To build on yesterday’s post about author networking, another thing author support groups can provide includes a variety of benefits. Many offer classes, some free or at a reduced rate; tweet groups; review opportunities; online writing conferences; blog tours; interviews; and vetted author service providers.
There are two specific groups with whom I’ve had good experiences. There are many more, but these have been helpful for me. These are ASMSG (Author Social Media Support Group) and RRBC (Rave Reviews Book Club). Through my membership in both I have learned a lot and met some awesome authors who have also become great friends. If you’d like more information, leave a comment and I’ll provide contact information.
Yesterday I mentioned networking and how important it is. There are numerous author groups which have a variety of excellent benefits. These are where you can find authors with whom you can do a beta swap or provide editorial reviews.
Just about every community will have a writers group. Sometimes these work and sometimes they don’t. It often depends on how serious you are about your writing. If you’re brand new and at this point it’s mostly a hobby, this is a good place to start. However, if you’re really serious about becoming a professional, you may eventually outgrow a local group unless there are others there who are publishing and actively pursuing a writing career.
One place you can start if a local group doesn’t fill the bill is a platform such as LinkedIn. They have several groups for writers and that is where I got my first connections. I’m still in contact with some of the authors I initially met in that forum.
Networking with other authors is a must. This has more benefits than I could possibly go into in this short blog. Maybe established authors of best sellers can go it alone, but most of us don’t have that luxury of avid fans salivating for our next work to hit the stands, or Amazon, as the case may be.
It’s especially helpful to network with other authors who write in the same or similar genre as you do. See them as allies, not competition. How many readers stick to books written by only one author? No one I know. However, readers do tend to lean toward certain favorite genres.
Thus, you can help each other through sharing on each other’s social media, blogs, etc. as well as marketing tips and locations that work or, conversely, don’t work. Most of us have paid out a huge chunk of money for advertising that brought no results, which a fellow author probably could have warned us about.
Beginning writers can usually benefit greatly by joining a local writer’s group. You may eventually outgrow it and move on, but it’s a great way to make friends, find beta readers, and learn local outlets. LinkedIn offers a similar advantage when you’re starting out, but nothing beats personalized contact.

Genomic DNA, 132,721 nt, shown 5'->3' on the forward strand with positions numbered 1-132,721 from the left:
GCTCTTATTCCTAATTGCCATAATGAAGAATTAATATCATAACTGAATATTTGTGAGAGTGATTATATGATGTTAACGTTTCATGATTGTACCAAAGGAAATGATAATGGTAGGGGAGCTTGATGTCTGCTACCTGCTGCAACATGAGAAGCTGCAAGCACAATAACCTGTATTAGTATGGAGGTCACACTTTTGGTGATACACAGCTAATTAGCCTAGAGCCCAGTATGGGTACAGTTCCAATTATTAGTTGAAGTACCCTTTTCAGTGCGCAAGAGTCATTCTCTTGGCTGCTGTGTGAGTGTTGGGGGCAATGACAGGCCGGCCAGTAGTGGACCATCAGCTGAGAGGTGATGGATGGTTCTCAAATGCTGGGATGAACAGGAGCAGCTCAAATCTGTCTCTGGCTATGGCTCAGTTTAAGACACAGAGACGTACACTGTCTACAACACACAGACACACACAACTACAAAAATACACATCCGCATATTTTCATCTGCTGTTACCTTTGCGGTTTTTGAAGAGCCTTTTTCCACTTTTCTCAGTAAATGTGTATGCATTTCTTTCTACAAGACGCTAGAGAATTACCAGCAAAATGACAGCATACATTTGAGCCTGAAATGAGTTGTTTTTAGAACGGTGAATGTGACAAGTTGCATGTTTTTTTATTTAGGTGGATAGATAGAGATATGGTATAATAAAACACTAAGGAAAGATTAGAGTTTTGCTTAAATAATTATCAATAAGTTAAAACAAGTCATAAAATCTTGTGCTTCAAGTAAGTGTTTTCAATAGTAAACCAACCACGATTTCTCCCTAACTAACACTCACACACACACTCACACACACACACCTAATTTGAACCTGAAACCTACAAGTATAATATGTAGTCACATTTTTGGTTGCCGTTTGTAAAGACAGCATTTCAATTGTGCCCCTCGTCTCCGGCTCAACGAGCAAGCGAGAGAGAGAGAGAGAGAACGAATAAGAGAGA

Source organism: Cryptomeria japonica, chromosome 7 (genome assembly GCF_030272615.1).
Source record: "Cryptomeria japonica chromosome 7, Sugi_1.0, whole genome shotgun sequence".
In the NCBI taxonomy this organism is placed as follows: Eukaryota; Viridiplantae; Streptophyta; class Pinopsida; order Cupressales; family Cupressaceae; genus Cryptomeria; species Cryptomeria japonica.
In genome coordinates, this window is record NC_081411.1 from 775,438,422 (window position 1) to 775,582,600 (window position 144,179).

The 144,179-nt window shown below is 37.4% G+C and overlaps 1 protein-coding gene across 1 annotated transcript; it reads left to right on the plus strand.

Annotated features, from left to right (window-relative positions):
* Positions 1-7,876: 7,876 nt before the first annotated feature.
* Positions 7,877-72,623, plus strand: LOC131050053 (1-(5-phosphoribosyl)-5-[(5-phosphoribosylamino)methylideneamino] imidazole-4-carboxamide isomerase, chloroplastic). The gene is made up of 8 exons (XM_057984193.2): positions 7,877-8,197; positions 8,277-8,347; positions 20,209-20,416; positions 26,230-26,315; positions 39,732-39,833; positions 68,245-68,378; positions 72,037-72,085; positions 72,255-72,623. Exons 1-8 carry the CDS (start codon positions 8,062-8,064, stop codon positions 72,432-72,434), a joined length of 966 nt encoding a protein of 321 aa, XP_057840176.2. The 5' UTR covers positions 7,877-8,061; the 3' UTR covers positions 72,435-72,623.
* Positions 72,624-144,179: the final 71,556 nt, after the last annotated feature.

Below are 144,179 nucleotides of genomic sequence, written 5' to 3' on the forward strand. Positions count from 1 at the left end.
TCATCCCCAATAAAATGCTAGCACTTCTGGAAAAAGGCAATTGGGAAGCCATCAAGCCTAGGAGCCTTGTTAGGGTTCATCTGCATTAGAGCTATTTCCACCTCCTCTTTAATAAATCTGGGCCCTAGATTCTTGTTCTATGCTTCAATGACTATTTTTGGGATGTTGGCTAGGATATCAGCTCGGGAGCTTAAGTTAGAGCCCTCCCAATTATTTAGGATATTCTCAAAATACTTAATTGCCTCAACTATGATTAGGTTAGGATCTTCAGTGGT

I don’t know what percentage of people out there are writers, but chances are you’re the only one on your block. Chatting, commiserating, learning, and interacting with other writers builds your confidence and can provide tidbits of information you won’t find anywhere else.
There are numerous author groups which have a variety of excellent benefits. These are where you can find authors with whom you can do a beta swap or provide editorial reviews. There may be one in your local area where you can get together face-to-face with other authors. If not, there are several options online. One place to start is Linked-In, which has several author groups. Facebook has some as well. Make sure that any other groups of which you are a member, even if they don’t relate to writing, know that you are an author.
Networking with other authors is a must, especially with those who write in the same or similar genre. See them as allies, not competition. How many readers stick to books from only one author? However, they do tend toward certain genres. Your fans will appreciate learning about authors who write stories similar to your own.
Beta exchanges, promoting each other on your respective blogs, retweeting, Facebook posts, sharing marketing ideas, etc. are a few ways where you can help each other.
If you’re a new author, don’t expect readers to find your book as soon as it’s released. There are literally millions of books out there and you need to take action if you want anyone to find it. Think of it as being in a huge stadium, such as at the Super Bowl, and trying to get everyone to notice you. Then multiply this by a hundred or more!
This is where networking and book promotion is essential. You can start drawing attention to your work before its release by posting excerpts or updates on your progress to build reader anticipation. Once you have an established fan base it’s a lot easier.